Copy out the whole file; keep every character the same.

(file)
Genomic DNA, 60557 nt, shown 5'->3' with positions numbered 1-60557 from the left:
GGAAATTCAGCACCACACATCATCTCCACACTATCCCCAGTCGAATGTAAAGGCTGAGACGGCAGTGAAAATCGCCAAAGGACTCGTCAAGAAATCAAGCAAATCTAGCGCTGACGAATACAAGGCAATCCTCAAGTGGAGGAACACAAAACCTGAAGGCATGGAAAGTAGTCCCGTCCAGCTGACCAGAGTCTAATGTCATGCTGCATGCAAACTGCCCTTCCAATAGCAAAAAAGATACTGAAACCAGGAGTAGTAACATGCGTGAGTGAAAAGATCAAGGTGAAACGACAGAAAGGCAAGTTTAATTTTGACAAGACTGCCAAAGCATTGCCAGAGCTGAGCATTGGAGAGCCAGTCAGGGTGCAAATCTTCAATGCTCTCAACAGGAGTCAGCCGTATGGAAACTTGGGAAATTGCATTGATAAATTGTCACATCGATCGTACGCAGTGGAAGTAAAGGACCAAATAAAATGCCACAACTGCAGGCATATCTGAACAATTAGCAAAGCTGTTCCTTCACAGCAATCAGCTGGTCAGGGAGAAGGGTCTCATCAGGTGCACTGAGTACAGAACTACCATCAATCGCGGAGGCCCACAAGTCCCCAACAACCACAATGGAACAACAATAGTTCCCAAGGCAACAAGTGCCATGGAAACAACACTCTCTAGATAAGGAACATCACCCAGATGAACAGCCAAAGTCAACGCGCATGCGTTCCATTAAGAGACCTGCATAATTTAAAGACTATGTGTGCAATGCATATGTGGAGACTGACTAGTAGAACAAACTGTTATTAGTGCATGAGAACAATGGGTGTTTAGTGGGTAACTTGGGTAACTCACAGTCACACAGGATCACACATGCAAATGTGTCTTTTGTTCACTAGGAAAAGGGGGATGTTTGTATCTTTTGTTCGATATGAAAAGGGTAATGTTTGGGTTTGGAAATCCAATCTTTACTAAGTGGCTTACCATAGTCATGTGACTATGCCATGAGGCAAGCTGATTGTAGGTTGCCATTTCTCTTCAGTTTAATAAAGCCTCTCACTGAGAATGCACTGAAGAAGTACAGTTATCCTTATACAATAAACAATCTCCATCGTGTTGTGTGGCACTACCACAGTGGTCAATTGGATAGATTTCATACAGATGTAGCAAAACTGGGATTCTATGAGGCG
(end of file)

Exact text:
Genomic DNA, 60557 nt, shown 5'->3' with positions numbered 1-60557 from the left:
GGAAATTCAGCACCACACATCATCTCCACACTATCCCCAGTCGAATGTAAAGGCTGAGACGGCAGTGAAAATCGCCAAAGGACTCGTCAAGAAATCAAGCAAATCTAGCGCTGACGAATACAAGGCAATCCTCAAGTGGAGGAACACAAAACCTGAAGGCATGGAAAGTAGTCCCGTCCAGCTGACCAGAGTCTAATGTCATGCTGCATGCAAACTGCCCTTCCAATAGCAAAAAAGATACTGAAACCAGGAGTAGTAACATGCGTGAGTGAAAAGATCAAGGTGAAACGACAGAAAGGCAAGTTTAATTTTGACAAGACTGCCAAAGCATTGCCAGAGCTGAGCATTGGAGAGCCAGTCAGGGTGCAAATCTTCAATGCTCTCAACAGGAGTCAGCCGTATGGAAACTTGGGAAATTGCATTGATAAATTGTCACATCGATCGTACGCAGTGGAAGTAAAGGACCAAATAAAATGCCACAACTGCAGGCATATCTGAACAATTAGCAAAGCTGTTCCTTCACAGCAATCAGCTGGTCAGGGAGAAGGGTCTCATCAGGTGCACTGAGTACAGAACTACCATCAATCGCGGAGGCCCACAAGTCCCCAACAACCACAATGGAACAACAATAGTTCCCAAGGCAACAAGTGCCATGGAAACAACACTCTCTAGATAAGGAACATCACCCAGATGAACAGCCAAAGTCAACGCGCATGCGTTCCATTAAGAGACCTGCATAATTTAAAGACTATGTGTGCAATGCATATGTGGAGACTGACTAGTAGAACAAACTGTTATTAGTGCATGAGAACAATGGGTGTTTAGTGGGTAACTTGGGTAACTCACAGTCACACAGGATCACACATGCAAATGTGTCTTTTGTTCACTAGGAAAAGGGGGATGTTTGTATCTTTTGTTCGATATGAAAAGGGTAATGTTTGGGTTTGGAAATCCAATCTTTACTAAGTGGCTTACCATAGTCATGTGACTATGCCATGAGGCAAGCTGATTGTAGGTTGCCATTTCTCTTCAGTTTAATAAAGCCTCTCACTGAGAATGCACTGAAGAAGTACAGTTATCCTTATACAATAAACAATCTCCATCGTGTTGTGTGGCACTACCACAGTGGTCAATTGGATAGATTTCATACAGATGTAGCAAAACTGGGATTCTATGAGGCG